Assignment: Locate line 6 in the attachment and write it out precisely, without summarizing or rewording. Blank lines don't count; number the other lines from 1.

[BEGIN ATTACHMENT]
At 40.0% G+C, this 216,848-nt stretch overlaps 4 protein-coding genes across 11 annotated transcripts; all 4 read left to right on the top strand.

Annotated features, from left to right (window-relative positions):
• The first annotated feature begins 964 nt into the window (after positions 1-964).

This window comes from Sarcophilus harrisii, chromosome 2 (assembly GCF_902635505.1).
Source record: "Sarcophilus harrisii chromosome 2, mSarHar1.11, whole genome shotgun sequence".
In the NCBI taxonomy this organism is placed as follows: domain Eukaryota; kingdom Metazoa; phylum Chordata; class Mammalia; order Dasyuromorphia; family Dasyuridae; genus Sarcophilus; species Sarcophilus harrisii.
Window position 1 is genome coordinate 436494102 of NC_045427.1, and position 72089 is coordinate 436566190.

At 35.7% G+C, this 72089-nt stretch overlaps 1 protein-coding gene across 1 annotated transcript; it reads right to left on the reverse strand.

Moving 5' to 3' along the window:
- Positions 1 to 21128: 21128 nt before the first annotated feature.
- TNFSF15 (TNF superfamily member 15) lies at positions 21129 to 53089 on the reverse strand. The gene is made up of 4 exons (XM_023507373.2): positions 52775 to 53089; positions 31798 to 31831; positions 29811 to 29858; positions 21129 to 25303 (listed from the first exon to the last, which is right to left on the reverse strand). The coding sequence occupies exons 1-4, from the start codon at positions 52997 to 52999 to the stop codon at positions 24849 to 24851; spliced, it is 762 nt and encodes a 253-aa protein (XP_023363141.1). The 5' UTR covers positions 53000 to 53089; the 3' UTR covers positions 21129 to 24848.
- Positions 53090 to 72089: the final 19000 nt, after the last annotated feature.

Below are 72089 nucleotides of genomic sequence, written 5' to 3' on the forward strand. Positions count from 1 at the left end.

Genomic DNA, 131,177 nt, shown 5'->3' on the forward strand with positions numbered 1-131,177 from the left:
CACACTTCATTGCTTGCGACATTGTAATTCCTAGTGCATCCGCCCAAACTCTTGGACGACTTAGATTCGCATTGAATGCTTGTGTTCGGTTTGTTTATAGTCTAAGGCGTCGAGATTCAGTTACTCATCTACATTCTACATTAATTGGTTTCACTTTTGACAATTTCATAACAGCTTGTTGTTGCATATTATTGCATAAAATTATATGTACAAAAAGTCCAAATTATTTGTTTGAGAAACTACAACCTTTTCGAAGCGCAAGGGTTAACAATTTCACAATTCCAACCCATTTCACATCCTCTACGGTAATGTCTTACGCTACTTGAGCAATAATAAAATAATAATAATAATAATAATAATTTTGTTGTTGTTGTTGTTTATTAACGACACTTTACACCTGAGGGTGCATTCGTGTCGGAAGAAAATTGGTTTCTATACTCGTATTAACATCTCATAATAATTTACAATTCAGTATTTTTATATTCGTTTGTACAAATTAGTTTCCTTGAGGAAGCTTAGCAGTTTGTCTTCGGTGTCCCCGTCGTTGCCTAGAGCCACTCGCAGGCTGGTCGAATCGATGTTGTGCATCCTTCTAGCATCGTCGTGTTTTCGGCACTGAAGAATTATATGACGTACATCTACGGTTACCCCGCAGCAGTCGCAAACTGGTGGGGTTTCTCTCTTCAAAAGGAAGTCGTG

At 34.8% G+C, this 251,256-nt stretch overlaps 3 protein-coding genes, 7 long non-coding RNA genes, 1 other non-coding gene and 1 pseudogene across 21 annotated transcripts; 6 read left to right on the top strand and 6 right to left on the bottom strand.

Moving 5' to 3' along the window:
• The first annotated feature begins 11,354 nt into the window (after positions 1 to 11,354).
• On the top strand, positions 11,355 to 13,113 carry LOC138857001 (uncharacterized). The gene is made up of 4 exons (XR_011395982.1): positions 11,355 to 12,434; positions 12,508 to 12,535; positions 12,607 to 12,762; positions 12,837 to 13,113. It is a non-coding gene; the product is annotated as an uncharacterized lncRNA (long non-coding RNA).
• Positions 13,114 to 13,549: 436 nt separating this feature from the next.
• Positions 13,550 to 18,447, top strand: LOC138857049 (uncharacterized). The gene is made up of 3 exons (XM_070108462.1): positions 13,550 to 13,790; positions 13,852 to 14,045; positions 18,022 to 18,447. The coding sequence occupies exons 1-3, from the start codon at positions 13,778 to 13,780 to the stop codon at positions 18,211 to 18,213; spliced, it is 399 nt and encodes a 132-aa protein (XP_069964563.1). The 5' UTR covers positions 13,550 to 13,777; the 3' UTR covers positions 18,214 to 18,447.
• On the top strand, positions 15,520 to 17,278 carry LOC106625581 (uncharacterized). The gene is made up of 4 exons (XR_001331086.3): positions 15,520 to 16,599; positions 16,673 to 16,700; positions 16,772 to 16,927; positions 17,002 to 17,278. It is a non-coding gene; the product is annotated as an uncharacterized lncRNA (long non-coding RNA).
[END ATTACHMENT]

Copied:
In the NCBI taxonomy this organism is placed as follows: domain Eukaryota; kingdom Metazoa; phylum Chordata; class Mammalia; order Dasyuromorphia; family Dasyuridae; genus Sarcophilus; species Sarcophilus harrisii.